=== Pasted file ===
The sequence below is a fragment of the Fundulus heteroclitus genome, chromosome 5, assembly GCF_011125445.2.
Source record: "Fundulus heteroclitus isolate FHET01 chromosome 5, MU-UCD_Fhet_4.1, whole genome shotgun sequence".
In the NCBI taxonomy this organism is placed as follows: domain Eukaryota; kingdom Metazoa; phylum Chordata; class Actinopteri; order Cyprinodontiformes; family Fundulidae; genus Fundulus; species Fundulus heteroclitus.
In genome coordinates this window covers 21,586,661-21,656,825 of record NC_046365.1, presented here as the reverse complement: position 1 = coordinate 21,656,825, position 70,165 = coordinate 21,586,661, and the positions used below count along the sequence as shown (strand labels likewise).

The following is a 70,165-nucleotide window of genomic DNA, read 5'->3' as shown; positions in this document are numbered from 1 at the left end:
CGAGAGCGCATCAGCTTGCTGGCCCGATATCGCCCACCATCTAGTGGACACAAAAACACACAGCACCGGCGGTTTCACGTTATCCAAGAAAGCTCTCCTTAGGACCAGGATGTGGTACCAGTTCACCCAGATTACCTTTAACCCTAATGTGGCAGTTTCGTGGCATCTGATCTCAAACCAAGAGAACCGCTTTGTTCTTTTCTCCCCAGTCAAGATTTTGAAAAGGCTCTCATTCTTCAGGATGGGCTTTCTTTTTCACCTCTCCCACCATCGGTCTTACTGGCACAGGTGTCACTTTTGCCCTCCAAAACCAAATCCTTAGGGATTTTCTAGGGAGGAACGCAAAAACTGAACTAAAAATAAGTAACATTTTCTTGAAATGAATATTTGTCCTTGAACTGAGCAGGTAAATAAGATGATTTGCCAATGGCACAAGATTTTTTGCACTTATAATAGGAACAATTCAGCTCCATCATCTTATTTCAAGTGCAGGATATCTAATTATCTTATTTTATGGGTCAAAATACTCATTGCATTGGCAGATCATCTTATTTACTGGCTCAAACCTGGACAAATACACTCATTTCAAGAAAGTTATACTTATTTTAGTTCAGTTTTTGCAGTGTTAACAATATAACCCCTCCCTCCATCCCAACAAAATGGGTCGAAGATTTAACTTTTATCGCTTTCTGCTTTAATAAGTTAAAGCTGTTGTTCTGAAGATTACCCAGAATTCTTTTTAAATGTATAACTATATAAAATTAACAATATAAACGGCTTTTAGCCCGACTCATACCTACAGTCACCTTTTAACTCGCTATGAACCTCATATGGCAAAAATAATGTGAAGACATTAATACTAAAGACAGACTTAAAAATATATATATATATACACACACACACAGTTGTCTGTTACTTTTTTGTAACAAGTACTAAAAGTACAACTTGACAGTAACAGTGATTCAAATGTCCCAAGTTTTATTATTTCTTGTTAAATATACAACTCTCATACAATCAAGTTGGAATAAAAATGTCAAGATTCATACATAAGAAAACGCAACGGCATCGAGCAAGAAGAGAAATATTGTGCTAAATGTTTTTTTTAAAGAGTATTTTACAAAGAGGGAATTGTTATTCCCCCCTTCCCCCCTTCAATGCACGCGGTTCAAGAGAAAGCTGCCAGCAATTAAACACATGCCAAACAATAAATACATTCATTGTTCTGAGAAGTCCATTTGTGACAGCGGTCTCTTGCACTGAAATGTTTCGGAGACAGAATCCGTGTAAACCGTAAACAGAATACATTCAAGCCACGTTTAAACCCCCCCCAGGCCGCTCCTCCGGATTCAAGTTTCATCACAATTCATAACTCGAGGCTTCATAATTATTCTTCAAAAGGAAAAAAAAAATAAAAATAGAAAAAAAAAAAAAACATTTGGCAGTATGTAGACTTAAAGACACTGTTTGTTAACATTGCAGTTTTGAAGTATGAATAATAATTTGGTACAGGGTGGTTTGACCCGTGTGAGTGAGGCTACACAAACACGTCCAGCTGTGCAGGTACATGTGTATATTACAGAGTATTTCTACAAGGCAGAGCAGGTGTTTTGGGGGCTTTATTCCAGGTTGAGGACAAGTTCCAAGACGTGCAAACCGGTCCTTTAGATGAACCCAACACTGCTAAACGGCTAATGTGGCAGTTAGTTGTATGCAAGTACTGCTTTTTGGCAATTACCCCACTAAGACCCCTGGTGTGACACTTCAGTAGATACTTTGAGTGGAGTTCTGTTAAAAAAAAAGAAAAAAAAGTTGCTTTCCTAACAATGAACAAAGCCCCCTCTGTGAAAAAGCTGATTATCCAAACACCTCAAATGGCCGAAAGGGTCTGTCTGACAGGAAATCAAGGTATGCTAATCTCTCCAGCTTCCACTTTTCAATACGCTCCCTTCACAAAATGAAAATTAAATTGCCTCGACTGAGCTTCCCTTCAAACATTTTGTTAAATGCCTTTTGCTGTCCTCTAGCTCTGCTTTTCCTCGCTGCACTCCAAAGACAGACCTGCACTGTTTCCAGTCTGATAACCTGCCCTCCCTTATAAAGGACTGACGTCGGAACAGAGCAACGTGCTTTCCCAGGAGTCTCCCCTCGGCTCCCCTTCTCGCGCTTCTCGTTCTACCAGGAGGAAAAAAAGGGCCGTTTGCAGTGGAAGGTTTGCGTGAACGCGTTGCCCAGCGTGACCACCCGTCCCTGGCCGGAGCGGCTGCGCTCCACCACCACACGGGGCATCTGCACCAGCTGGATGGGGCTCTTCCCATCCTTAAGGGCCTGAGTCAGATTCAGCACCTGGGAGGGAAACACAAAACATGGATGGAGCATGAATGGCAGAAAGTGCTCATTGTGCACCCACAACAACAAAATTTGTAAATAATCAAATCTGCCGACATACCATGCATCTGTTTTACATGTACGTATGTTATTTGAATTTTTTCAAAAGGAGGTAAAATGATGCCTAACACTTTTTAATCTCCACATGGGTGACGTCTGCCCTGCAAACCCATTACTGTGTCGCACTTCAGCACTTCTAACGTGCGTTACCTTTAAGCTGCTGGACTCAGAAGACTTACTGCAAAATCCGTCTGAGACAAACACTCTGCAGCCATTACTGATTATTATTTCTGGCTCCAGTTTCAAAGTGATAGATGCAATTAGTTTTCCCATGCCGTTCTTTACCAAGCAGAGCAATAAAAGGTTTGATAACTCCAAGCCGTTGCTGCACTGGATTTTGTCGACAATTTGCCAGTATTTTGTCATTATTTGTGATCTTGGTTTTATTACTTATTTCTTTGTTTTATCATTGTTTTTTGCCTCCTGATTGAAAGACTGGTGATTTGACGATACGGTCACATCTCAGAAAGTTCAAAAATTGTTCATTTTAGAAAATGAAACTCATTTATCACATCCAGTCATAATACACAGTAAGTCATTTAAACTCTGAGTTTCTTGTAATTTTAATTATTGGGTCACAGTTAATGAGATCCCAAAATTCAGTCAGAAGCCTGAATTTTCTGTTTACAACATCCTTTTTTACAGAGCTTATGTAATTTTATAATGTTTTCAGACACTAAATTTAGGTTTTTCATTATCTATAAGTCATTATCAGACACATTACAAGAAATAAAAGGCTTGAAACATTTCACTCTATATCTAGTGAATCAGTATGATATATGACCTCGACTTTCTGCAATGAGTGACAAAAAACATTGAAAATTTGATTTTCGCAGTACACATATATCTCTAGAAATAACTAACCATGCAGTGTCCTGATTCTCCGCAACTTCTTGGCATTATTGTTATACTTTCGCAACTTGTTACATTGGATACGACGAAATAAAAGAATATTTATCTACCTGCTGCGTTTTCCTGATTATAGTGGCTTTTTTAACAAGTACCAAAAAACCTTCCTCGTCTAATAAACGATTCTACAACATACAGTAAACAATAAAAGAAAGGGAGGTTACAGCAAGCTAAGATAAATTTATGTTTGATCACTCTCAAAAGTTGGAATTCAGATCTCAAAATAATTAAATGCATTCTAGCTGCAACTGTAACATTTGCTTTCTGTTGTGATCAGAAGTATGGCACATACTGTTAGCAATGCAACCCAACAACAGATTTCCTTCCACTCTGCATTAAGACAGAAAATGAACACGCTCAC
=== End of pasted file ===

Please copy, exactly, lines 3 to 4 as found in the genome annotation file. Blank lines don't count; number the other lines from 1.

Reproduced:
In the NCBI taxonomy this organism is placed as follows: domain Eukaryota; kingdom Metazoa; phylum Chordata; class Actinopteri; order Cyprinodontiformes; family Fundulidae; genus Fundulus; species Fundulus heteroclitus.
In genome coordinates this window covers 21,586,661-21,656,825 of record NC_046365.1, presented here as the reverse complement: position 1 = coordinate 21,656,825, position 70,165 = coordinate 21,586,661, and the positions used below count along the sequence as shown (strand labels likewise).